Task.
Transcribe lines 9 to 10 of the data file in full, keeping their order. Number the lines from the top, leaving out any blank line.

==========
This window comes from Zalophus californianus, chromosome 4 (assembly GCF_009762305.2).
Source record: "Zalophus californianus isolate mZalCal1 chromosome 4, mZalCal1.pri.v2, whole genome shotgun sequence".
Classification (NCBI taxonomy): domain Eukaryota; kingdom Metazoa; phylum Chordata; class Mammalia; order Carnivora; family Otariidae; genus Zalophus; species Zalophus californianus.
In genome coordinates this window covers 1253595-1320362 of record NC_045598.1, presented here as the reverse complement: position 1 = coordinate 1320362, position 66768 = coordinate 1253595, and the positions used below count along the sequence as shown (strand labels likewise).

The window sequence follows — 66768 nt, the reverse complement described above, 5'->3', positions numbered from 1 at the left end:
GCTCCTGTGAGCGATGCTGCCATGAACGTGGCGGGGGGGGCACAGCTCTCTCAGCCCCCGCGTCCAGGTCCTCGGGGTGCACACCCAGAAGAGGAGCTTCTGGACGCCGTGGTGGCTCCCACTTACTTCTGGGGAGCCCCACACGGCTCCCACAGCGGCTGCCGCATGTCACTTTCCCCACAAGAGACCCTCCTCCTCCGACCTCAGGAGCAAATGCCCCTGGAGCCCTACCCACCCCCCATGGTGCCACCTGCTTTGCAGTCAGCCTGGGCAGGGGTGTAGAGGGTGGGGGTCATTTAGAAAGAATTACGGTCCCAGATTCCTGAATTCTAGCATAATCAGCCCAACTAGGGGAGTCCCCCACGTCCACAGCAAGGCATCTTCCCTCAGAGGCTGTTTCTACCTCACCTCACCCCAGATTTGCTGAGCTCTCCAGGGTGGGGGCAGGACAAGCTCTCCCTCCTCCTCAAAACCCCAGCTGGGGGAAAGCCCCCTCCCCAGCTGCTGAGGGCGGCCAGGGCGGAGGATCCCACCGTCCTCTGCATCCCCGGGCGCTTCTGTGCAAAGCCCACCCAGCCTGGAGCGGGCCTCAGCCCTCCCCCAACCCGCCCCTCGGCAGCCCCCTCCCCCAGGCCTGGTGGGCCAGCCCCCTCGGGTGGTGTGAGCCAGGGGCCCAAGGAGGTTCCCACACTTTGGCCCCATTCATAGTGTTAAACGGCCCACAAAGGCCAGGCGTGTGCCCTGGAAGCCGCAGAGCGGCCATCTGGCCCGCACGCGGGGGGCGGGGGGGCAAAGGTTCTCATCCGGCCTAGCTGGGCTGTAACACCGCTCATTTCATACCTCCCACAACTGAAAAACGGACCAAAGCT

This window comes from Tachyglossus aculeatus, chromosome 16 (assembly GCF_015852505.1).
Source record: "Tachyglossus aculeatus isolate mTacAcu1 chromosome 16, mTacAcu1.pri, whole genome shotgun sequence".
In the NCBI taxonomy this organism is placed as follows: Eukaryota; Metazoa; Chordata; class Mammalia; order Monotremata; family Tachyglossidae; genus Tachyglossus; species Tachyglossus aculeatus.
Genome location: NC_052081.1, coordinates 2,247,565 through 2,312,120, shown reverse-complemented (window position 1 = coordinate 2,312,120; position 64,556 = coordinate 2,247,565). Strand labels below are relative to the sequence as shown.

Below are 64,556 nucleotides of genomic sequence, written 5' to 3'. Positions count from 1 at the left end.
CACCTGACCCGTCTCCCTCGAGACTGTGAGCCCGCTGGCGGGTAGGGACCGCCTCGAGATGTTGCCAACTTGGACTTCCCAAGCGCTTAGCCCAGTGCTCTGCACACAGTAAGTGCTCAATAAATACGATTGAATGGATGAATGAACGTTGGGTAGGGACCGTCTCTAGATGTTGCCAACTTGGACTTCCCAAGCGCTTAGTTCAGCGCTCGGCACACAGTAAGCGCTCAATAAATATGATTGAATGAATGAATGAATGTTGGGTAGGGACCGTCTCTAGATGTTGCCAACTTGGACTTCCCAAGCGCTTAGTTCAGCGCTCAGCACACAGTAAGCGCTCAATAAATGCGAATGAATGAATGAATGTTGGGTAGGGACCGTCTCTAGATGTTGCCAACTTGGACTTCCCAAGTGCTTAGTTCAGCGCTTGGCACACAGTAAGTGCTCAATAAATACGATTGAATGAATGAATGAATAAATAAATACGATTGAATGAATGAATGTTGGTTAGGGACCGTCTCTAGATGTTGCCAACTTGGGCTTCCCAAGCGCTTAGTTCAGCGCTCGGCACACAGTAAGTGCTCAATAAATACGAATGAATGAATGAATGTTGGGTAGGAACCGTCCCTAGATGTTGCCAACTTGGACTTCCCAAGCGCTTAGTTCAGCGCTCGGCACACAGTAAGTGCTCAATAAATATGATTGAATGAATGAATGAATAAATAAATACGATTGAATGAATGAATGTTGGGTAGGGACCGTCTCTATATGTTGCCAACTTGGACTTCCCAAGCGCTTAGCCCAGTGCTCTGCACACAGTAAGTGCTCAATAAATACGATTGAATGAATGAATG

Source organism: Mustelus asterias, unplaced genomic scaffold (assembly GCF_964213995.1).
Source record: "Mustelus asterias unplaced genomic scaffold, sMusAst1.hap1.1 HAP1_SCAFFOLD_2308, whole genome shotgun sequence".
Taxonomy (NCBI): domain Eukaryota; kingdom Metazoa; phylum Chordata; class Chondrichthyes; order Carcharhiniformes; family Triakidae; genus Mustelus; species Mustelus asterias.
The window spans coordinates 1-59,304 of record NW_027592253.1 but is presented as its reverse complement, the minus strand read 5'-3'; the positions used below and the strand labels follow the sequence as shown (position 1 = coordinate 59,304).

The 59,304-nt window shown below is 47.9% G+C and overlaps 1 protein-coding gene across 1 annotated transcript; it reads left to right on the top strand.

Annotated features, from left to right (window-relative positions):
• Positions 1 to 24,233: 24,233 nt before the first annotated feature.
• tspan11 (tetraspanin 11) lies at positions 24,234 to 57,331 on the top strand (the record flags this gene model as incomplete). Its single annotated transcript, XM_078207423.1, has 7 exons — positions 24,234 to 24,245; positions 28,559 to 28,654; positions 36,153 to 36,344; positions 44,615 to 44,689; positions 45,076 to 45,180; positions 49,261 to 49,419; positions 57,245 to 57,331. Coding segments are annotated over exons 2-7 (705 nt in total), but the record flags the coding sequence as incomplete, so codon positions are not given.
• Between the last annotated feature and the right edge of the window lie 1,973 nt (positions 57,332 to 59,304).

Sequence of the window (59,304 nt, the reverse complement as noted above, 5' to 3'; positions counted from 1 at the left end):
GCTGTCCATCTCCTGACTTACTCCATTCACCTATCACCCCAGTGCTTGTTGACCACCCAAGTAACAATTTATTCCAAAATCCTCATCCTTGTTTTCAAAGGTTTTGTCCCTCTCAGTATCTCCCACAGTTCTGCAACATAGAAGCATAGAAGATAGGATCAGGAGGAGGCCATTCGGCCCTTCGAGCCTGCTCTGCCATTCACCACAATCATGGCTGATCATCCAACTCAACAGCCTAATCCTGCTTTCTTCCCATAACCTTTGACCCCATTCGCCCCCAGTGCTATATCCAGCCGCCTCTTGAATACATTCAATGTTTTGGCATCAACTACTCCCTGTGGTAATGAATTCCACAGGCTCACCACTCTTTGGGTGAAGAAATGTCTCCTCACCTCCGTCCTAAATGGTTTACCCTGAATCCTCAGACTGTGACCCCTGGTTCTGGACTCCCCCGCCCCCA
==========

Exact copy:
In the NCBI taxonomy this organism is placed as follows: Eukaryota; Metazoa; Chordata; class Mammalia; order Monotremata; family Tachyglossidae; genus Tachyglossus; species Tachyglossus aculeatus.
Genome location: NC_052081.1, coordinates 2,247,565 through 2,312,120, shown reverse-complemented (window position 1 = coordinate 2,312,120; position 64,556 = coordinate 2,247,565). Strand labels below are relative to the sequence as shown.